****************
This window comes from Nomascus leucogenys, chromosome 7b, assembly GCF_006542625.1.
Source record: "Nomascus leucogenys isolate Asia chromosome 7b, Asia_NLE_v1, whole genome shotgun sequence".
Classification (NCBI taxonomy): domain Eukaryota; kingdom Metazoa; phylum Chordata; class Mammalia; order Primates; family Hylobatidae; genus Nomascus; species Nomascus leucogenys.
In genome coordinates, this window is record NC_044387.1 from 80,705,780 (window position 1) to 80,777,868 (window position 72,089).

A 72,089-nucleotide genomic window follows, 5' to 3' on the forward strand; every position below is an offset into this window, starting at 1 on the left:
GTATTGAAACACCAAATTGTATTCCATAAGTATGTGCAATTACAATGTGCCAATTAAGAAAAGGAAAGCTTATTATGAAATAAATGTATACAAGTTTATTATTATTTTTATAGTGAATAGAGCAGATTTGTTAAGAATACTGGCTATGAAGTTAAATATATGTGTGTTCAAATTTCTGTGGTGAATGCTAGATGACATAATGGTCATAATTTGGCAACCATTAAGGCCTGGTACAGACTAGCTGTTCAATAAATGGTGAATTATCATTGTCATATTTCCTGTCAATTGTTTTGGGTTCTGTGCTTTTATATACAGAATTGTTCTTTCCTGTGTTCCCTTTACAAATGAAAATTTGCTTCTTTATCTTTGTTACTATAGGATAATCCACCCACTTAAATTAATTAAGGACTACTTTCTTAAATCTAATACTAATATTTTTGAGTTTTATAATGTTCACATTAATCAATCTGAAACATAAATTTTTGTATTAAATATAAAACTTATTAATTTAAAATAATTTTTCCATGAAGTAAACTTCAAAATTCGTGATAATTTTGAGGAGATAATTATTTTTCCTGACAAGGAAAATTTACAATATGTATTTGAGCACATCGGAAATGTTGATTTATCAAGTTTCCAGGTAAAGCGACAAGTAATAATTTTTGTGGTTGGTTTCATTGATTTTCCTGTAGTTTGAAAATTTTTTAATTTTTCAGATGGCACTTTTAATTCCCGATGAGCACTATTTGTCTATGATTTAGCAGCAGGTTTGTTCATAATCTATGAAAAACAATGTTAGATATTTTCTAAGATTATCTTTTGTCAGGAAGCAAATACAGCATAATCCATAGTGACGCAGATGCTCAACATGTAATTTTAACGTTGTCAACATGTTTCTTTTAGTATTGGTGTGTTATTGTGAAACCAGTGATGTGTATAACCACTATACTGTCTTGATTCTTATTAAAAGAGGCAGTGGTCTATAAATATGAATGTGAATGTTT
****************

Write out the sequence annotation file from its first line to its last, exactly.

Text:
This window comes from Nomascus leucogenys, chromosome 7b, assembly GCF_006542625.1.
Source record: "Nomascus leucogenys isolate Asia chromosome 7b, Asia_NLE_v1, whole genome shotgun sequence".
Classification (NCBI taxonomy): domain Eukaryota; kingdom Metazoa; phylum Chordata; class Mammalia; order Primates; family Hylobatidae; genus Nomascus; species Nomascus leucogenys.
In genome coordinates, this window is record NC_044387.1 from 80,705,780 (window position 1) to 80,777,868 (window position 72,089).

A 72,089-nucleotide genomic window follows, 5' to 3' on the forward strand; every position below is an offset into this window, starting at 1 on the left:
GTATTGAAACACCAAATTGTATTCCATAAGTATGTGCAATTACAATGTGCCAATTAAGAAAAGGAAAGCTTATTATGAAATAAATGTATACAAGTTTATTATTATTTTTATAGTGAATAGAGCAGATTTGTTAAGAATACTGGCTATGAAGTTAAATATATGTGTGTTCAAATTTCTGTGGTGAATGCTAGATGACATAATGGTCATAATTTGGCAACCATTAAGGCCTGGTACAGACTAGCTGTTCAATAAATGGTGAATTATCATTGTCATATTTCCTGTCAATTGTTTTGGGTTCTGTGCTTTTATATACAGAATTGTTCTTTCCTGTGTTCCCTTTACAAATGAAAATTTGCTTCTTTATCTTTGTTACTATAGGATAATCCACCCACTTAAATTAATTAAGGACTACTTTCTTAAATCTAATACTAATATTTTTGAGTTTTATAATGTTCACATTAATCAATCTGAAACATAAATTTTTGTATTAAATATAAAACTTATTAATTTAAAATAATTTTTCCATGAAGTAAACTTCAAAATTCGTGATAATTTTGAGGAGATAATTATTTTTCCTGACAAGGAAAATTTACAATATGTATTTGAGCACATCGGAAATGTTGATTTATCAAGTTTCCAGGTAAAGCGACAAGTAATAATTTTTGTGGTTGGTTTCATTGATTTTCCTGTAGTTTGAAAATTTTTTAATTTTTCAGATGGCACTTTTAATTCCCGATGAGCACTATTTGTCTATGATTTAGCAGCAGGTTTGTTCATAATCTATGAAAAACAATGTTAGATATTTTCTAAGATTATCTTTTGTCAGGAAGCAAATACAGCATAATCCATAGTGACGCAGATGCTCAACATGTAATTTTAACGTTGTCAACATGTTTCTTTTAGTATTGGTGTGTTATTGTGAAACCAGTGATGTGTATAACCACTATACTGTCTTGATTCTTATTAAAAGAGGCAGTGGTCTATAAATATGAATGTGAATGTTT